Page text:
Spring temperatures influence selection on breeding date and the potential for phenological mismatch in a migratory bird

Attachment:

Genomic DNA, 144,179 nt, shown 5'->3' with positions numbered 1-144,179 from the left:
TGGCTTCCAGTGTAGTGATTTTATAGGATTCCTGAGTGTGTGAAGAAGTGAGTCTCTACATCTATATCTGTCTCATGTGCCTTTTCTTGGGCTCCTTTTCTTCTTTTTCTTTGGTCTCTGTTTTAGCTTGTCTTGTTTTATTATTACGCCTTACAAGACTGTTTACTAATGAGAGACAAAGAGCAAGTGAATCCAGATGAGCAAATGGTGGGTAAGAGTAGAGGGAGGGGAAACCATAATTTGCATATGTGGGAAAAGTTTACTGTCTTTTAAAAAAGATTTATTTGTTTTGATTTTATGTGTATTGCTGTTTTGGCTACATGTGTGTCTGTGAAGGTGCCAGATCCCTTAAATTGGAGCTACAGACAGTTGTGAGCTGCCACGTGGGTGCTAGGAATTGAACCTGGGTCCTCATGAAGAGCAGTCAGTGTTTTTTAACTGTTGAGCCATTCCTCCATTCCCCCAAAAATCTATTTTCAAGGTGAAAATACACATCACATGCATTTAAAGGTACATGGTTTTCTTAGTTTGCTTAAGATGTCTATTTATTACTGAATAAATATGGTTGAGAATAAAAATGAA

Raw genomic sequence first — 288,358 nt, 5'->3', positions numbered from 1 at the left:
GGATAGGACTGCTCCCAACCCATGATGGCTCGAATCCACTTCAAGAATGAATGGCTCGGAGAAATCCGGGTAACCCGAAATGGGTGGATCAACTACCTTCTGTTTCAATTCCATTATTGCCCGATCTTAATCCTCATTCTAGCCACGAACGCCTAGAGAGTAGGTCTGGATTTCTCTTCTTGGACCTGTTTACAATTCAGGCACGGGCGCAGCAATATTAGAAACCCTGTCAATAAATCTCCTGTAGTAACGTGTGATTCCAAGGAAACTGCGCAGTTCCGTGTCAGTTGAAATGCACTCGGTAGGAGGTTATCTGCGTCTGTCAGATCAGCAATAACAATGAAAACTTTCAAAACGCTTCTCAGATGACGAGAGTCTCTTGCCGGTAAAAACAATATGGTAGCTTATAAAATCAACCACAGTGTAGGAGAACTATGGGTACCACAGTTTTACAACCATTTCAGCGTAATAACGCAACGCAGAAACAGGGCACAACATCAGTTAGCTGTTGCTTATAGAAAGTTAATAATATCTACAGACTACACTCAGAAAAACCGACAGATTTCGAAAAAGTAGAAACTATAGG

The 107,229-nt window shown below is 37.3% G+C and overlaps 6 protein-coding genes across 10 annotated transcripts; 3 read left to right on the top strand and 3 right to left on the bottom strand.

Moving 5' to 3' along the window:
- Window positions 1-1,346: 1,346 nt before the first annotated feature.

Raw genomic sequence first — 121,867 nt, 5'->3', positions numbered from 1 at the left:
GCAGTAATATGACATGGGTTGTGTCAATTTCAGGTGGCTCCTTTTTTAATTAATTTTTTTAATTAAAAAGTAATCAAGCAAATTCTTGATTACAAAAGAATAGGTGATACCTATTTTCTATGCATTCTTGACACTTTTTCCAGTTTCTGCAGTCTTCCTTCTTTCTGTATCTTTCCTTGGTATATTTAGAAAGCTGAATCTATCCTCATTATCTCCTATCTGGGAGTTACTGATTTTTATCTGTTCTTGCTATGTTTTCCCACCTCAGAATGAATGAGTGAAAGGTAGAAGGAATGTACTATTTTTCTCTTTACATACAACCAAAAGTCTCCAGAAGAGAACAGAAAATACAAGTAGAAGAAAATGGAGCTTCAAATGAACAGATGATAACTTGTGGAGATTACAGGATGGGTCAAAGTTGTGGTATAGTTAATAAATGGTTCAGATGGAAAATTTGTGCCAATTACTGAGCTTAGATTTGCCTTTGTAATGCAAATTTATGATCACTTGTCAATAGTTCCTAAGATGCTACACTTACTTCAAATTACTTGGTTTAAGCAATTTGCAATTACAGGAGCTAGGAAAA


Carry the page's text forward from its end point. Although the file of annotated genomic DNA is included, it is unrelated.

Climate change has affected the seasonal phenology of a variety of taxa, including that of migratory birds and their critical food resources. However, whether climate-induced changes in breeding phenology affect individual ftness, and how these changes might therefore influence selection on breeding date remain unresolved. Here, we use a 36-yr dataset from a long-term, individual-based study of House Wrens (Troglodytes aedon) to test whether the timing of avian breeding seasons is associated with annual changes in temperature, which have increased to a small but signifcant extent locally since the onset of the study in 1980. Increasing temperature was associated with an advancement of breeding date in the population, as the onset of breeding within years was closely associated with daily spring temperatures. Warmer springs were also associated with a reduced incubation period, but reduced incubation periods were associated with a prolonged duration of nestling provisioning. Nest productivity, in terms of fledgling production, was not associated with temperature, but wetter springs reduced fledging success. Most years were characterized by selection for earlier breeding, but cool and wet years resulted in stabilizing selection on breeding date. Our results indicate that climate change and increasing spring temperatures can affect suites of life-history traits, including selection on breeding date. Increasing temperatures may favor earlier breeding, but the extent to which the phenology of populations might advance may be constrained by reductions in ftness associated with early breeding during cool, wet years. Variability in climatic conditions will, therefore, shape the extent to which seasonal organisms can respond to changes in their environment.

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